Jeremy Lin of Hoston Rockets speaks to reporters during the NBA media day for the Houston Rockets in Houston, the United States, Oct. 1, 2012. (Xinhua/Song Qiong)
HOUSTON, Oct. 2 (Xinhua) -- The Houston Rockets' new starting point guard Jeremy Lin said Monday his goal this season is to help his team make the playoffs.
The rebuilt Houston Rockets met with the media on Monday before heading south to begin training camp.
At the news conference Monday, 24-year-old Lin described himself as a work in progress, saying he still has a lot to improve.
"I played in 50 career games. For me, I see it as a beginning. I'm very young in terms of learning," he said.
"Everyday I make a lot of mistakes in practice. As I continue to cut down on those and hopefully grow my game I'll be able to evolve as a player," Lin said.
The goal of the Rockets in this season is to make the playoffs and as for himself, his goal is to help the team make the playoffs, Lin said.
Rockets coach Kevin McHale also said the team is trying to make the playoffs. "That's our goal. You can't do anything special in our league until you're one of the final 16 teams playing in April. Inside that, we have to get better every month."
However, McHale admitted that the team will have to rely on scrappiness and guile to stay afloat this season, with most of the nucleus of last year's team, Kyle Lowry, Courtney Lee, Goran Dragic and Luis Scola, gone to other teams.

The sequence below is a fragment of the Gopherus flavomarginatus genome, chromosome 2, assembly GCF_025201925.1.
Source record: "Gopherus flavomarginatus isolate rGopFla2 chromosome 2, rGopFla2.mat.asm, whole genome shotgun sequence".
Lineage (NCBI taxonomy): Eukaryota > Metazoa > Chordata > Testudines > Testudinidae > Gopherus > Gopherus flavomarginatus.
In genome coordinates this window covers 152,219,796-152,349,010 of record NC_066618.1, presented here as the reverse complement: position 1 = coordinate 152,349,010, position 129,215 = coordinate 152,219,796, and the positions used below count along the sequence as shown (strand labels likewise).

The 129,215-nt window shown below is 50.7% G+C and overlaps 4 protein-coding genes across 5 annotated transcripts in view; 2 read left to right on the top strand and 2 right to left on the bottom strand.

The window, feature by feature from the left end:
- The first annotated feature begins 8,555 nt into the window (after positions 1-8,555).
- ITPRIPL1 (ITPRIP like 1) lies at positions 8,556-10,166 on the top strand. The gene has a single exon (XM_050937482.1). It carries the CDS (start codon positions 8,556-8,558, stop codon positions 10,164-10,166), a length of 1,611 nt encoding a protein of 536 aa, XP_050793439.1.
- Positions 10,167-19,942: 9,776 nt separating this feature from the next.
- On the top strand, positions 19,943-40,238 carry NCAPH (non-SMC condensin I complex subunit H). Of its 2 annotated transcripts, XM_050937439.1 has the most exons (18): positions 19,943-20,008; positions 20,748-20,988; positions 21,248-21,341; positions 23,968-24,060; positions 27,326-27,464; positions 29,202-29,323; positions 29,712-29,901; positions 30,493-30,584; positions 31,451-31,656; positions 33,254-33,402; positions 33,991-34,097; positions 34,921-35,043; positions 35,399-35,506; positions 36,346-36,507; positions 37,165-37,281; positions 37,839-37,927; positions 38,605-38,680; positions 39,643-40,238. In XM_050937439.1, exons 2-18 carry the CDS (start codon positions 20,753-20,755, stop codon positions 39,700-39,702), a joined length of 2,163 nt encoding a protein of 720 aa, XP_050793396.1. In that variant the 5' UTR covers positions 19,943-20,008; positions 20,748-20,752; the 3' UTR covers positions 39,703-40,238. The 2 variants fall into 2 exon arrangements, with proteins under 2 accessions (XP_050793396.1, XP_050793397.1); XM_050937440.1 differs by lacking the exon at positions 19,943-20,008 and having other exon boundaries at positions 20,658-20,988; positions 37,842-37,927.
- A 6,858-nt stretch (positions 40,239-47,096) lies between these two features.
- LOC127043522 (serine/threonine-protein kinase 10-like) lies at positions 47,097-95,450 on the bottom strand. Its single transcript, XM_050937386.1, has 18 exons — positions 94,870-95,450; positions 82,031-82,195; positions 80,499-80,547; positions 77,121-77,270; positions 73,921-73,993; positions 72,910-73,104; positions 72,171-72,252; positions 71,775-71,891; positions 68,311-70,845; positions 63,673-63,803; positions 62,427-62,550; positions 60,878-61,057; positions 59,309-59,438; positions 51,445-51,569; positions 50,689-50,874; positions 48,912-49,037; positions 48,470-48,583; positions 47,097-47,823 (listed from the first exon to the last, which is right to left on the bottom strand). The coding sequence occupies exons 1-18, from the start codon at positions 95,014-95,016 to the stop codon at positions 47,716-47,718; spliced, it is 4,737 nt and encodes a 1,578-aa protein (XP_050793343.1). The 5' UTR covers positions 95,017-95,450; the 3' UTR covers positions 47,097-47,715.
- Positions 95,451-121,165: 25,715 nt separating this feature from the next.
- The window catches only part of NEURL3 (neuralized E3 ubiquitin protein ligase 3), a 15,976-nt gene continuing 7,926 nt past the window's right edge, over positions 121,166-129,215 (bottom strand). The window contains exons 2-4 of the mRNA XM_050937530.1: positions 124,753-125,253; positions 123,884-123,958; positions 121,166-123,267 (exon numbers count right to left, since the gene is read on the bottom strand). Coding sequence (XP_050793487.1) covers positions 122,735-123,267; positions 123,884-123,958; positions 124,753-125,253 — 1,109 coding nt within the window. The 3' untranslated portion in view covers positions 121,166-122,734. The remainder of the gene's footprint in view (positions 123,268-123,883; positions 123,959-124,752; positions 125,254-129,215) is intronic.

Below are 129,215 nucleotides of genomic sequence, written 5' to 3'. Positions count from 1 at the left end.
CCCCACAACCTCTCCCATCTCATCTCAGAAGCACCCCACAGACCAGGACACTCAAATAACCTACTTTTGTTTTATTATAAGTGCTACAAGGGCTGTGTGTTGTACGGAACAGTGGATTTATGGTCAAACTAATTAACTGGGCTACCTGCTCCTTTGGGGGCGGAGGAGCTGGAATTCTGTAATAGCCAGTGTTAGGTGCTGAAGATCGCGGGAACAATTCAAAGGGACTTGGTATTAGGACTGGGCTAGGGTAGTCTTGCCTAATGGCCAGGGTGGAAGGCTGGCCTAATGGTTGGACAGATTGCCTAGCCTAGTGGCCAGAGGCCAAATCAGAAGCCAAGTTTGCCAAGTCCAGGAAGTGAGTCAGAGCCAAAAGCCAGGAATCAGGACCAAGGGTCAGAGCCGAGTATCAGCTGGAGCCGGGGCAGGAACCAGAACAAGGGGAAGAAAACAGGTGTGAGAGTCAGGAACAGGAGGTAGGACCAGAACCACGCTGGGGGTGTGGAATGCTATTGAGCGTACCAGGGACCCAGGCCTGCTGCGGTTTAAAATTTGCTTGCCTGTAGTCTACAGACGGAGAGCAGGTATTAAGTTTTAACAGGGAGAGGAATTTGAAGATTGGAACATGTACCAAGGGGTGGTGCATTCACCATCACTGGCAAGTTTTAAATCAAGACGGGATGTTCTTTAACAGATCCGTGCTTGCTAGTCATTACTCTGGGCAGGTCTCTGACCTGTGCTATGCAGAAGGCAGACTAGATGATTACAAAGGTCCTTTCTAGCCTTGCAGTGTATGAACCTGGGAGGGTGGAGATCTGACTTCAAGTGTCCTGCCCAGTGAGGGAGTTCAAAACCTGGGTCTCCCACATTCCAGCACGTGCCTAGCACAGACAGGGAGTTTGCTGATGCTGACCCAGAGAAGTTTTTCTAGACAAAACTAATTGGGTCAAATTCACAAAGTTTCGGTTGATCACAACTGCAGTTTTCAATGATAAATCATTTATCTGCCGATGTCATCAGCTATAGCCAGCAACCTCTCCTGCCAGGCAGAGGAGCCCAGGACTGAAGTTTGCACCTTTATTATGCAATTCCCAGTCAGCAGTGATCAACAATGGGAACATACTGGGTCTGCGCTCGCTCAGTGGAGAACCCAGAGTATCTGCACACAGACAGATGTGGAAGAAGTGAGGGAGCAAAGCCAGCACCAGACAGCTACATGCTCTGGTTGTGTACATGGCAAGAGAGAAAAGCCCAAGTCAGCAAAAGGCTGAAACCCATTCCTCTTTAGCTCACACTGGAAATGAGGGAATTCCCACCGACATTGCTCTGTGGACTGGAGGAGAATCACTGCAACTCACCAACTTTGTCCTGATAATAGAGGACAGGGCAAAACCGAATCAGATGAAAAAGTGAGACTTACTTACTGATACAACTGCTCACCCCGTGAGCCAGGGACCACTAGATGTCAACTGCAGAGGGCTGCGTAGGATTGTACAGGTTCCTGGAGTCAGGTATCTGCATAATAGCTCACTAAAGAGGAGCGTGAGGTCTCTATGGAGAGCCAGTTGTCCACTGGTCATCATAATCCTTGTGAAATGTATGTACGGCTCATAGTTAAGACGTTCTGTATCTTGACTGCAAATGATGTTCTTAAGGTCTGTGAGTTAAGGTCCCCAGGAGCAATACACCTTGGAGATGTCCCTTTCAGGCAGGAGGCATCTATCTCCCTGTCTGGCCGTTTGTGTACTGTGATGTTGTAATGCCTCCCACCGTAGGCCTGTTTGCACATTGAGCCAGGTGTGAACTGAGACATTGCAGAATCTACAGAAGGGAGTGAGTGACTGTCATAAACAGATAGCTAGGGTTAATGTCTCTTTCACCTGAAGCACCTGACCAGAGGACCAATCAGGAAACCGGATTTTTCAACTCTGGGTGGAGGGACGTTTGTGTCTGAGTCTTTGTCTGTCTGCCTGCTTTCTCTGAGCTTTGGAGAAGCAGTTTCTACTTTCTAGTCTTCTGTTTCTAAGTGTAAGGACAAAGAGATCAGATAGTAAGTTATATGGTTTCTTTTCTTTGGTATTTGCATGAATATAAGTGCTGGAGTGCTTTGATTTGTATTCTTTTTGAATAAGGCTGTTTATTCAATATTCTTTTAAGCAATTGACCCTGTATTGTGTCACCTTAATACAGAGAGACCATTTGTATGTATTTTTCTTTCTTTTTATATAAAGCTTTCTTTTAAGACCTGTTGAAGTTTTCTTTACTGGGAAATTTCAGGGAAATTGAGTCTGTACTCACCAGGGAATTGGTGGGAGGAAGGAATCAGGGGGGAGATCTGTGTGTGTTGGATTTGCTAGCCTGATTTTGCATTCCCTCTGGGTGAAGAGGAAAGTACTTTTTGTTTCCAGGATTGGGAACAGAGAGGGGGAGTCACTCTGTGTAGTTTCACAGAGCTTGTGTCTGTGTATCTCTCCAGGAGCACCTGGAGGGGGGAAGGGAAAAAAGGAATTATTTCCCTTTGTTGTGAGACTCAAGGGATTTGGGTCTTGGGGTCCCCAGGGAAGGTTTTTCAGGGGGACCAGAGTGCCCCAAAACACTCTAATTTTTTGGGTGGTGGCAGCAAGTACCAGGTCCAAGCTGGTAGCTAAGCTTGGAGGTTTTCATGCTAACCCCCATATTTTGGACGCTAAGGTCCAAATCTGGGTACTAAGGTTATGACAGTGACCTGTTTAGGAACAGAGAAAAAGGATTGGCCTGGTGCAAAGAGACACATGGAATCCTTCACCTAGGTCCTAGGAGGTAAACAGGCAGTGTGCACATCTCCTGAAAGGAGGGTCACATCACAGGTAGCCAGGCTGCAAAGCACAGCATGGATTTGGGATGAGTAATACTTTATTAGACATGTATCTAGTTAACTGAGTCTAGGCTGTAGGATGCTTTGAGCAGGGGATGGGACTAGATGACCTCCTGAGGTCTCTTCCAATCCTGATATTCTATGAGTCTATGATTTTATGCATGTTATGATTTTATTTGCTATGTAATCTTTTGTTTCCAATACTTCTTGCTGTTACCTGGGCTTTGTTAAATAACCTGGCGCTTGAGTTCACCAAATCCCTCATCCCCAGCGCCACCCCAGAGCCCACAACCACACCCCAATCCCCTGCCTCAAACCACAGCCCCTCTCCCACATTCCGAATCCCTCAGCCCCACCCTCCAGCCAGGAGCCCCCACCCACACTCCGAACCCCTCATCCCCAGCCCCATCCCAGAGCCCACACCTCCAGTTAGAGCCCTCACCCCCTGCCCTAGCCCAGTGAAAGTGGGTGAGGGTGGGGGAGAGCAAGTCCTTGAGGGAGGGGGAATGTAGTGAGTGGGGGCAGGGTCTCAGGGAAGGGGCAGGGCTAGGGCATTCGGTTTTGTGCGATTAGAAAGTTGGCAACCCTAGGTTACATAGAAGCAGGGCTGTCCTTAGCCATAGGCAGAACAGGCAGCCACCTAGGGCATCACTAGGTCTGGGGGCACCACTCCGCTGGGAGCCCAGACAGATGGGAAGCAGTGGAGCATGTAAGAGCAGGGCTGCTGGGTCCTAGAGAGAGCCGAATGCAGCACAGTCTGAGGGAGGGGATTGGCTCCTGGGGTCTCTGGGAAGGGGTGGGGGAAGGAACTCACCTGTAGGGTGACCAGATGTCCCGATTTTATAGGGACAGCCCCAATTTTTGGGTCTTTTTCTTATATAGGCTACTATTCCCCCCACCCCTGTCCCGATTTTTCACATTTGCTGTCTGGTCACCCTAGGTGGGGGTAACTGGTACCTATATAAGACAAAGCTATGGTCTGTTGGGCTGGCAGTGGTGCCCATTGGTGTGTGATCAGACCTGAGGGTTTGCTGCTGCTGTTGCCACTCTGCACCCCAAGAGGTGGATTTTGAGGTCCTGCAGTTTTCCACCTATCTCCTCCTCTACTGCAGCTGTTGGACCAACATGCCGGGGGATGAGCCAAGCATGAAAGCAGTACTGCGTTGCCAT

Lin is hardly a seasoned veteran with only 25 starts in the NBA. Aside from him, the 2012-13 Rockets' roster is rather bland as well as young. Eleven of the 20 players are rookies or second-year players.
"We have a lot of young guys. We have to find a rotation, we've got a lot of stuff to do," said McHale.
Lin conveyed a positive outlook on the lack of veterans on the squad, saying that the young team's shortcomings in experience could be overcome by young players' qualities such as speed, quickness, strength and athleticism.
Lin was waived by the Rockets last December, then picked up by the New York Knicks.
The Harvard-educated guard and the first American-born NBA player of Chinese heritage became an overnight international sensation, with his skills, humour and work ethic during his short career with the Knicks.
Lin averaged 22.1 points and 9.2 assists, making 47 percent of his shots, in his first 12 starts, keying a seven-game winning streak.
The Rockets pays a hefty sum to get Lin back. The team's three-year deal with Lin worth about 25 million U.S. dollars and the third year is worth about 15 million.